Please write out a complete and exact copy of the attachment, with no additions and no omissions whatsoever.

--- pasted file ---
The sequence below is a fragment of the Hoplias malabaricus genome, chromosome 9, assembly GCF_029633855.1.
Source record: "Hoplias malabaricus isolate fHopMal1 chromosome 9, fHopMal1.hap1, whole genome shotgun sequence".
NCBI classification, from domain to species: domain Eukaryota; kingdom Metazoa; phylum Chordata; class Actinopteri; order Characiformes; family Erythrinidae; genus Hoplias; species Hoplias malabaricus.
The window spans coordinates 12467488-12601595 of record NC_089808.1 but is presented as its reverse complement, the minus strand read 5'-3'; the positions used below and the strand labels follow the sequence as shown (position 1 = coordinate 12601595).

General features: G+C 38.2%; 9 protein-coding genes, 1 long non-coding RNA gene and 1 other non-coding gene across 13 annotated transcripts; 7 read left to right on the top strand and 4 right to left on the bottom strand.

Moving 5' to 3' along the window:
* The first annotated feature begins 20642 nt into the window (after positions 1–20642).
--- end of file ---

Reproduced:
The sequence below is a fragment of the Hoplias malabaricus genome, chromosome 9, assembly GCF_029633855.1.
Source record: "Hoplias malabaricus isolate fHopMal1 chromosome 9, fHopMal1.hap1, whole genome shotgun sequence".
NCBI classification, from domain to species: domain Eukaryota; kingdom Metazoa; phylum Chordata; class Actinopteri; order Characiformes; family Erythrinidae; genus Hoplias; species Hoplias malabaricus.
The window spans coordinates 12467488-12601595 of record NC_089808.1 but is presented as its reverse complement, the minus strand read 5'-3'; the positions used below and the strand labels follow the sequence as shown (position 1 = coordinate 12601595).

General features: G+C 38.2%; 9 protein-coding genes, 1 long non-coding RNA gene and 1 other non-coding gene across 13 annotated transcripts; 7 read left to right on the top strand and 4 right to left on the bottom strand.

Moving 5' to 3' along the window:
* The first annotated feature begins 20642 nt into the window (after positions 1–20642).